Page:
Snapchat - how bad can it be?

Posted On Mar 01, 2022 |

A summary of why Snapchat should be avoided by young children and teens.

Snapchat is one of the most popular apps used by teens today and is nearly impossible to monitor. This is an app I detest, and is one app your children should avoid for as long as possible because of the inappropriate content commonly shared, some of which I have seen. This includes:- 

  • Sexting
  • Alcohol and drug use
  • Drug and vape sales
  • Physical violence among peers- 
  • Provocative photos of girls and boys scantily clad- 
  • Bragging about shop lifting, otherwise referred to as ‘racking’

— some of these include teens IN school uniform.

In addition, it took me less than 5 minutes to find pornography advertisements.

Much of this appears on Snapchat Stories. These disappear after 24 hours and perhaps provide a ‘false sense of security’ as most users know a person is 'notified' if a screenshot is taken of their story. This does not, however, prevent someone taking a photo of the 'story' with another phone or using screen record.

If we bear in mind that by the later years of high school, it is not uncommon for teens to have well over 1000 ‘friends’, this means that a significant number of teens get may see the material shared.

Further concerns with this app include:

My Eyes Only

This is one of the most concerning features of this app. My Eyes Only, according to the Snapchat support page is, ‘for Snaps that you want to keep extra private’ and can only be accessed with a passcode. Snaps and Stories can be moved from the ‘Memories’ tab to the ‘My Eyes Only’ tab, at which point a passcode is required to access them. To view ‘My Eyes Only’, swipe up from the camera screen to open 'Memories', then swipe left to the ‘My Eyes Only’ tab. I would advise parents whose children have this app to check if this function is active on their child's device. From experience, most content that is hidden is either detrimental to their wellbeing or illegal.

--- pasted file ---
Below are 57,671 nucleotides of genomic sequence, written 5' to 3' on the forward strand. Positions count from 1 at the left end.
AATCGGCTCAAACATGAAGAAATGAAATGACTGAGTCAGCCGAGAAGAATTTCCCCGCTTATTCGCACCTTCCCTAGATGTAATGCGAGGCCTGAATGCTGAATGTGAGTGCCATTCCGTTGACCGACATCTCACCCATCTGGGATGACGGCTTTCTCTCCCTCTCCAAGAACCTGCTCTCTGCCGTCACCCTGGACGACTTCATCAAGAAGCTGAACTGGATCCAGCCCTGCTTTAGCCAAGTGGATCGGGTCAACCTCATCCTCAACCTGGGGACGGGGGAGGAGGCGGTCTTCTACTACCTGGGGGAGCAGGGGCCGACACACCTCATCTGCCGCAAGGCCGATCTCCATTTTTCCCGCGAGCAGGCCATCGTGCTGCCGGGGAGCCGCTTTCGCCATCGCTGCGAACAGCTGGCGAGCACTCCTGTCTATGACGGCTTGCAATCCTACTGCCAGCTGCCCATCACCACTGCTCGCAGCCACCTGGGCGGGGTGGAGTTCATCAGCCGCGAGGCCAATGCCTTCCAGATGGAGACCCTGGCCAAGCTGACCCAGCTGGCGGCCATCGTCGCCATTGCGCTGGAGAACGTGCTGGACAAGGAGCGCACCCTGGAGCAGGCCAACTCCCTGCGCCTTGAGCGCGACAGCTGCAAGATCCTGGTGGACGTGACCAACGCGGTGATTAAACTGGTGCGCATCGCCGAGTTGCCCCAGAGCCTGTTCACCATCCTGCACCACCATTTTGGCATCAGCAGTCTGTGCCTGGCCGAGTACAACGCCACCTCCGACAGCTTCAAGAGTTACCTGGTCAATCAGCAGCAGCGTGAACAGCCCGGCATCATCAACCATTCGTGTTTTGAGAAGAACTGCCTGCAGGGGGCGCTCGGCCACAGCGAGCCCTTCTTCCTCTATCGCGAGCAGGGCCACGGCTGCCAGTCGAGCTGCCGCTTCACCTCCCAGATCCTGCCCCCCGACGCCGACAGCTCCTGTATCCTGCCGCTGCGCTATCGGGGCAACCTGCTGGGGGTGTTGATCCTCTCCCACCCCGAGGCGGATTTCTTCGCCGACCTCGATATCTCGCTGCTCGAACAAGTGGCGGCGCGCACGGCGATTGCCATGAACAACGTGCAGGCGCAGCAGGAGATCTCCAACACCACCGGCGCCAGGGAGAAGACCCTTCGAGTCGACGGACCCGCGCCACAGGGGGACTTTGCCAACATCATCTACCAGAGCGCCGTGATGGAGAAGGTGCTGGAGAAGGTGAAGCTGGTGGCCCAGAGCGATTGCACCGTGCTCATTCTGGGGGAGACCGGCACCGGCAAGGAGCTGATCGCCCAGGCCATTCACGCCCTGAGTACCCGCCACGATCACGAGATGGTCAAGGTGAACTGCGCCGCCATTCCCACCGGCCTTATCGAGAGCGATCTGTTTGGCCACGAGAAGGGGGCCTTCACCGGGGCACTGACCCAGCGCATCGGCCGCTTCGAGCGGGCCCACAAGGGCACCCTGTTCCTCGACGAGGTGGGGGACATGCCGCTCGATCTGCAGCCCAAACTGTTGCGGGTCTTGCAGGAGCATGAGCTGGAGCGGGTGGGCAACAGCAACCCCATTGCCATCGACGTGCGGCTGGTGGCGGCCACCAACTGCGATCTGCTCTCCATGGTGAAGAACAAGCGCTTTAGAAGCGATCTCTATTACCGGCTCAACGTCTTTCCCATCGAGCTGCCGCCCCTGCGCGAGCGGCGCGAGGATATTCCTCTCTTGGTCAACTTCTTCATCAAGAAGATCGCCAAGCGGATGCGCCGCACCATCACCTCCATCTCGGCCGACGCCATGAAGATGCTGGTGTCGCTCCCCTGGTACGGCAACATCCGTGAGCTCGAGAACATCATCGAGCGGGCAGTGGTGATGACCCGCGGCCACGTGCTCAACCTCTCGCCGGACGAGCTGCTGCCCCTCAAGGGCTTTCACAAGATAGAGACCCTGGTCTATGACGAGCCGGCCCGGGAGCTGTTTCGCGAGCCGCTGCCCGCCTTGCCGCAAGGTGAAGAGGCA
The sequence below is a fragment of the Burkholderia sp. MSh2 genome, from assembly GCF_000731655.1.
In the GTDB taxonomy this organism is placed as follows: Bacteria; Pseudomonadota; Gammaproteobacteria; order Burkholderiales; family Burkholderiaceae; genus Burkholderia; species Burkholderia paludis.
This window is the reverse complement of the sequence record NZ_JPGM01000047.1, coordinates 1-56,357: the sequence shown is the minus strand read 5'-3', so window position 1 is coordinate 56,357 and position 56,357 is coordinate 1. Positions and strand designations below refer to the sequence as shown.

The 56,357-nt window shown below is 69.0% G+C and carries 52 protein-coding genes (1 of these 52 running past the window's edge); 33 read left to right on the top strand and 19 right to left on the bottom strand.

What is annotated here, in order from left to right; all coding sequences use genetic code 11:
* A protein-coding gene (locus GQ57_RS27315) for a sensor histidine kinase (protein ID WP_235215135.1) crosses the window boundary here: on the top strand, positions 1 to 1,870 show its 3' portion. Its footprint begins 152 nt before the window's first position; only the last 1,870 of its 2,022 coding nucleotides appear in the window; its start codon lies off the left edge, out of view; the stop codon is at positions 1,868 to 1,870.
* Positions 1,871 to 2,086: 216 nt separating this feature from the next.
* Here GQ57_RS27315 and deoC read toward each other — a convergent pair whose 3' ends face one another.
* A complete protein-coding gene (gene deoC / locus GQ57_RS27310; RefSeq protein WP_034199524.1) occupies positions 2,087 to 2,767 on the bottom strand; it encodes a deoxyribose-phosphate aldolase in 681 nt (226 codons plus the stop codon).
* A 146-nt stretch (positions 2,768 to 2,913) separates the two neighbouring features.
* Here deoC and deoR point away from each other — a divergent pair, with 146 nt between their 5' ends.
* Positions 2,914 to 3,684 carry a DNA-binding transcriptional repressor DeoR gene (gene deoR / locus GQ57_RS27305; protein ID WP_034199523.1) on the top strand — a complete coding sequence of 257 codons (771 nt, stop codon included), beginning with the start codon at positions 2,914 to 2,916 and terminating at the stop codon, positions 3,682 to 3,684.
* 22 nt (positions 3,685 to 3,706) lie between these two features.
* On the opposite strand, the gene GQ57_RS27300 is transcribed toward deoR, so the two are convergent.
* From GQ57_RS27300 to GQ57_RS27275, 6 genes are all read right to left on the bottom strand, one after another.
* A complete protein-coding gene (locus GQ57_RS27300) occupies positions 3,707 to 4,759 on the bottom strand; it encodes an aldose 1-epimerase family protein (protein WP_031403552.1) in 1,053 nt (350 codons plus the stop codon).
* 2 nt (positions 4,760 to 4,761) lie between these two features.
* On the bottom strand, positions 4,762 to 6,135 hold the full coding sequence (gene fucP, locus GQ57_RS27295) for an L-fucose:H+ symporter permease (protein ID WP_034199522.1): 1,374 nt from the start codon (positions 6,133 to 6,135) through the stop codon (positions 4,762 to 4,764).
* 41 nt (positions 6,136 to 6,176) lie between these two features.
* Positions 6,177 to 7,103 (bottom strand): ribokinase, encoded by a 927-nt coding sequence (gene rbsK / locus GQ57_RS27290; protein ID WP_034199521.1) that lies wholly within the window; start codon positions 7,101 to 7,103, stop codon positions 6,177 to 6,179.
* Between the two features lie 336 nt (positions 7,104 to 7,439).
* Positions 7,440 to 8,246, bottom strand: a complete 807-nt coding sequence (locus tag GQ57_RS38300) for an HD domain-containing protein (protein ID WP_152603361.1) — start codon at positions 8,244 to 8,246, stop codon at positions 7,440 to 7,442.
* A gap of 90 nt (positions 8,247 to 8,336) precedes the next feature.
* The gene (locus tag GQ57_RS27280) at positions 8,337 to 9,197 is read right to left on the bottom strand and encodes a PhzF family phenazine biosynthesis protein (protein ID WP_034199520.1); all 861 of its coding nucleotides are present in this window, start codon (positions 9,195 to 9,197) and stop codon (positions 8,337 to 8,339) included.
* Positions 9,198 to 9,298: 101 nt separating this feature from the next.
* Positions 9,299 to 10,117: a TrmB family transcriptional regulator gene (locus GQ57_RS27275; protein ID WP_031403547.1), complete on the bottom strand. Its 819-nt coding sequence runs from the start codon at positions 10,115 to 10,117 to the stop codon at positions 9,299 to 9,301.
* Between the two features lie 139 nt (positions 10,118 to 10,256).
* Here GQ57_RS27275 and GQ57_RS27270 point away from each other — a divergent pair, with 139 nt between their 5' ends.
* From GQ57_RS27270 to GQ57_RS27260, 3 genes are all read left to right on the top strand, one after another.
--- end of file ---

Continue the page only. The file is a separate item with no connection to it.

This is a cleverly designed tool within the app which maximises the time a user spends on the platform. Snapstreaks are designed to measure “friendships” within the app. To keep Snapstreaks tallying up, streaks need to have been exchanged within 24 hours. The more ‘friends’, the more time spent ‘streaking’. This encourages compulsive use, and this measure of ‘friendship’ becomes so crucial for teens that they don’t hesitate to share their account password with others on occasions when they themselves are unable to to keep their ‘streaks’ going. An example I’ve seen is:

“phone confiscated — Jake has my password and is doing my streaks.”

A tally is kept of the Snapstreaks. 


Once a fire symbol appears next to a friend’s name, it signifies that the user has snapped (not chatted) with the friend within 24 hours for over 3 consecutive days. After this period, a number appears next to the fire symbol, e.g., 10 — this signifies that the user and their friend have 'Snapped' (not chatted) back and forth for 10 days. And this continues…..


This concerning feature allows the user to share their location with others. They can choose to share with:

  • select ‘friends’,
  • the public or
  • no one (ghost mode)

Most teens share with ‘friends’ - many of them! As the user can see if someone is sharing their location, there is the risk of exclusion - this alone can have devastating results, which unfortunately we have seen firsthand at our psychiatric practice.

Should the user share their location publicly, this creates a far more problematic risk for the teen. The Friends Tray makes it easy to find your friends and see their recent activity, along with other public Stories from around the world.

One very concerning feature is the fact that you can also view Snap Map on the web! I only briefly had a look and in the space of 5 minutes could see a couple of young kids AND exactly where they were located.

My advice? 

In my opinion, this app should be rated 18+ and I would urge parents to be cautious before allowing their teens to use it.